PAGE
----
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Mariners finalize 2-year, $11 million deal with Marc Rzepczynski

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Because you can never have too many LOOGYs

Division Series - Los Angeles Dodgers v Washington Nationals - Game Two Photo by Rob Carr/Getty Images

After a day or two of intense waiting, the Seattle Mariners and left-handed reliever Marc Rzepcznyski have finalized a 2-year, $11 milion deal:

The Mariners will be the seventh team in Rzepcznyski’s major league career, with his longest stops coming in Toronto (‘10-’11), St. Louis (‘11-’13), and Cleveland (‘13-’15). He’s spent the last two years playing the role of the pinball in MLB’s machine, tossing 82.2 combined innings for four different teams.

At first glance, the move is a bit perplexing. Rzepcznyski should be a reliable piece in the bullpen against left-handed hitters; his changeup was as good as ever and Pitchf/x had his fastball up a couple ticks last year. His value, however, is severely limited by his total inability to get righties out. How bad is it? Here are his numbers from last year:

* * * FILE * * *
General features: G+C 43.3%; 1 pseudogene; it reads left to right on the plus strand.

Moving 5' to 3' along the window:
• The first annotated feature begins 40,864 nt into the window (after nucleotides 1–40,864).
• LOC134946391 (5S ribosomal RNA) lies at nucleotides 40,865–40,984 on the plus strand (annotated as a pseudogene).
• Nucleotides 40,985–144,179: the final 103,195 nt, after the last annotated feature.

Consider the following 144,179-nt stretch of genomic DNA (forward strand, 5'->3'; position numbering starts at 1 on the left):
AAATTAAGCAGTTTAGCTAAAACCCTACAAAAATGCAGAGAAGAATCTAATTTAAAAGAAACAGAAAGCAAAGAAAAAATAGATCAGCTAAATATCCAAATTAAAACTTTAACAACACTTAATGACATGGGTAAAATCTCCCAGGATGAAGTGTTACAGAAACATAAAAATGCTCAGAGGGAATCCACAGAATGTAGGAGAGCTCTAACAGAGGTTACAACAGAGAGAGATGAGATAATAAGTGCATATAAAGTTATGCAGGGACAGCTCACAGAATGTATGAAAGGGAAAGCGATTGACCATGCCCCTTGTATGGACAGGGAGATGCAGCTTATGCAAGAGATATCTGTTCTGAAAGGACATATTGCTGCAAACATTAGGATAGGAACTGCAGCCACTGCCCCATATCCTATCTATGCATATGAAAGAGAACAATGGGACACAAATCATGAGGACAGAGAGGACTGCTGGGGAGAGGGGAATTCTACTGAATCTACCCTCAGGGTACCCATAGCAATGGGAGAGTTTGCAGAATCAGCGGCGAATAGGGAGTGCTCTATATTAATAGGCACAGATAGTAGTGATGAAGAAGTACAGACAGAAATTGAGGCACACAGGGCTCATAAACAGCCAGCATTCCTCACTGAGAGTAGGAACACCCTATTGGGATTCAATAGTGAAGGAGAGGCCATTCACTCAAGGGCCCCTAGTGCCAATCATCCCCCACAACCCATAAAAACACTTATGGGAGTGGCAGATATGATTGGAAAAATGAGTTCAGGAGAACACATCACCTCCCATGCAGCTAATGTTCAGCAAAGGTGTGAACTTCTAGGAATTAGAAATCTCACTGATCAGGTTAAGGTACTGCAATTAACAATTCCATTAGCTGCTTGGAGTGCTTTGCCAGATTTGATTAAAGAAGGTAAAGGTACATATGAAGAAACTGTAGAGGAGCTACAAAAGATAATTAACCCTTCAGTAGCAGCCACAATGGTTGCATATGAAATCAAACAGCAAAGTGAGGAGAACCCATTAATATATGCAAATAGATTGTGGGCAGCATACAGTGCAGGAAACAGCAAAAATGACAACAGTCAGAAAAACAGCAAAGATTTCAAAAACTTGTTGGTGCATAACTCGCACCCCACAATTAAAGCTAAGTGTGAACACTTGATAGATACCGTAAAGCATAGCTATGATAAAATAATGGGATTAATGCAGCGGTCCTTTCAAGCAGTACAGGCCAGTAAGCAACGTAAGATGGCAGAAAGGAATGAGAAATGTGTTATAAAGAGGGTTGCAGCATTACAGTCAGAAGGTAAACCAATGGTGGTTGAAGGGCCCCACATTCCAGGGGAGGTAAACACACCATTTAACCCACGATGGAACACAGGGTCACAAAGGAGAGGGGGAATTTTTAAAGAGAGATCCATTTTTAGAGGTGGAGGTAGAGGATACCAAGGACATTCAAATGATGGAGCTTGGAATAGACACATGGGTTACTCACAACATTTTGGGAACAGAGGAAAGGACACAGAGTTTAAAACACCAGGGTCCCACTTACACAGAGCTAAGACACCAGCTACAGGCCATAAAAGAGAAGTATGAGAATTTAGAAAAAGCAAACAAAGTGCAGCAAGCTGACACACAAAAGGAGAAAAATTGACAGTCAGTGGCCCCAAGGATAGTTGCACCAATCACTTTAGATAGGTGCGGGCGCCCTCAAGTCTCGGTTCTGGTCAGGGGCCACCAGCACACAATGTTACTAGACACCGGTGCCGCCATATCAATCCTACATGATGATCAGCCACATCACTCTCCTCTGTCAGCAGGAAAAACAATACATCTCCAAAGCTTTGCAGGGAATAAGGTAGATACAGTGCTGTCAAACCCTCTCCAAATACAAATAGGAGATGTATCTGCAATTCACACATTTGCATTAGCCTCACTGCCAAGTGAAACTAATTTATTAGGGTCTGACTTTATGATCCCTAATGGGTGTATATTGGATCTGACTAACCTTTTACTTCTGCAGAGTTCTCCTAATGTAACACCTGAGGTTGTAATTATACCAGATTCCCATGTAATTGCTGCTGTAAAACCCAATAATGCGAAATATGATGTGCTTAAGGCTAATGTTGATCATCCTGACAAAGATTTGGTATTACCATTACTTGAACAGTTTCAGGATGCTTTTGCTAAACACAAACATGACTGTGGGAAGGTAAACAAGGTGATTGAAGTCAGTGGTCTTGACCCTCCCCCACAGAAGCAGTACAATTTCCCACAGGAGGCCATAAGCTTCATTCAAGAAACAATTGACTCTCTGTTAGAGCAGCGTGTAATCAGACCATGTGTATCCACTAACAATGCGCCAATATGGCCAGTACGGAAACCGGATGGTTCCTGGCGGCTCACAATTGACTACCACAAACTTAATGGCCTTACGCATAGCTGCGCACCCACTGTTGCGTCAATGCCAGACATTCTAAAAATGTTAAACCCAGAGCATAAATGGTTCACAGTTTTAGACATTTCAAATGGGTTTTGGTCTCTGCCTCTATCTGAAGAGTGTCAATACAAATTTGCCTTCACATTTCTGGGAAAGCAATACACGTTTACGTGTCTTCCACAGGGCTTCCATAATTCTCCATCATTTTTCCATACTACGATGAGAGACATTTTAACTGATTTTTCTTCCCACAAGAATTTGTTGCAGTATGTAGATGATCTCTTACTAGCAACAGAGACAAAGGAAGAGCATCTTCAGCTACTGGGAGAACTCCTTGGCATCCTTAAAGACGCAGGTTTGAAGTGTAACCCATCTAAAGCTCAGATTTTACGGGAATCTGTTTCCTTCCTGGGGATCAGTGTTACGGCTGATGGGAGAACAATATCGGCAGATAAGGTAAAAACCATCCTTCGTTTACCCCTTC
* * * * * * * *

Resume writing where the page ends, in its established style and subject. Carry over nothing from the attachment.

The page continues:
The 22.6% walk-rate against righties, thankfully, isn’t a trend. His career average sits at 12.8%, so there is hope that he’ll regress to the mean next year, but it’s still a bit discouraging to see.

There’s also the argument that the Mariners could mirror Rzepcznyski’s value– or at least make up a tolerable amount of it–with one or two of the LOOGYs already on the 40-man roster, all of whom are set to make league minimum in 2017. For comparison’s sake, here’s a look at Rzepcznyski and Dean Kiekhefer’s 2016 numbers:

In a vacuum, you probably take Rzepczynski. He’s a pinch better against lefties and his ability to generate swings and misses against righties far exceeds that of Kiekhefer. With context, however, the decision becomes a little less clear. Is the $5.5 million you’re paying Rzepczynski each of the next two years worth whatever slight bump in value he gives you over Kiekhefer/Curtis/Fry/Pazos?

Spending money on the bullpen is fine. Signing a piece that allows for plenty of depth is fine. Spending $11 million of your budget on a piece you don’t necessarily need when your rotation is being held together by Dollar Store-brand scotch tape and silly putty is a little odd.

Perhaps there is still plenty of room in the budget for a starter who hasn’t set up shop at the bottom of the barrel. Perhaps they’ll make a big splash tomorrow. There’s still a lot of offseason ahead of us, but for now, the move is a peculiar one.